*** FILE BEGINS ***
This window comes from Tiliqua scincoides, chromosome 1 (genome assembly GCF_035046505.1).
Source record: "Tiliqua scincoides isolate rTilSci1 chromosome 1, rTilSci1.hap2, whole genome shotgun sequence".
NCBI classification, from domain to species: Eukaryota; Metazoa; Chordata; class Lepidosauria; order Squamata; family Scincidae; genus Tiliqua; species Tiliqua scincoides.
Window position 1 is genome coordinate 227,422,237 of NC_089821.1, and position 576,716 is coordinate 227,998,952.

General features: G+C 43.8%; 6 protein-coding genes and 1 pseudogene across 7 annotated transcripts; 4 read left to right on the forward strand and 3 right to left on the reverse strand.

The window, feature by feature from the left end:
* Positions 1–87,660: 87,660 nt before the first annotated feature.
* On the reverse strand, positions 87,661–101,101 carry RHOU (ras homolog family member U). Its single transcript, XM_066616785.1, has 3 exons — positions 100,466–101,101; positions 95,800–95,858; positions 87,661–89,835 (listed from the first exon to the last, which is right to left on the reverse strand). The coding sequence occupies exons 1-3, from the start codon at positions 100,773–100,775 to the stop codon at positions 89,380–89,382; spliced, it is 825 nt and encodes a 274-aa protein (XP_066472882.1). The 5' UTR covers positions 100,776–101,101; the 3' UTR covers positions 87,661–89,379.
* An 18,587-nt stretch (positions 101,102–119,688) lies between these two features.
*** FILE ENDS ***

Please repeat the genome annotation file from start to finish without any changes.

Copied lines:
This window comes from Tiliqua scincoides, chromosome 1 (genome assembly GCF_035046505.1).
Source record: "Tiliqua scincoides isolate rTilSci1 chromosome 1, rTilSci1.hap2, whole genome shotgun sequence".
NCBI classification, from domain to species: Eukaryota; Metazoa; Chordata; class Lepidosauria; order Squamata; family Scincidae; genus Tiliqua; species Tiliqua scincoides.
Window position 1 is genome coordinate 227,422,237 of NC_089821.1, and position 576,716 is coordinate 227,998,952.

General features: G+C 43.8%; 6 protein-coding genes and 1 pseudogene across 7 annotated transcripts; 4 read left to right on the forward strand and 3 right to left on the reverse strand.

The window, feature by feature from the left end:
* Positions 1–87,660: 87,660 nt before the first annotated feature.
* On the reverse strand, positions 87,661–101,101 carry RHOU (ras homolog family member U). Its single transcript, XM_066616785.1, has 3 exons — positions 100,466–101,101; positions 95,800–95,858; positions 87,661–89,835 (listed from the first exon to the last, which is right to left on the reverse strand). The coding sequence occupies exons 1-3, from the start codon at positions 100,773–100,775 to the stop codon at positions 89,380–89,382; spliced, it is 825 nt and encodes a 274-aa protein (XP_066472882.1). The 5' UTR covers positions 100,776–101,101; the 3' UTR covers positions 87,661–89,379.
* An 18,587-nt stretch (positions 101,102–119,688) lies between these two features.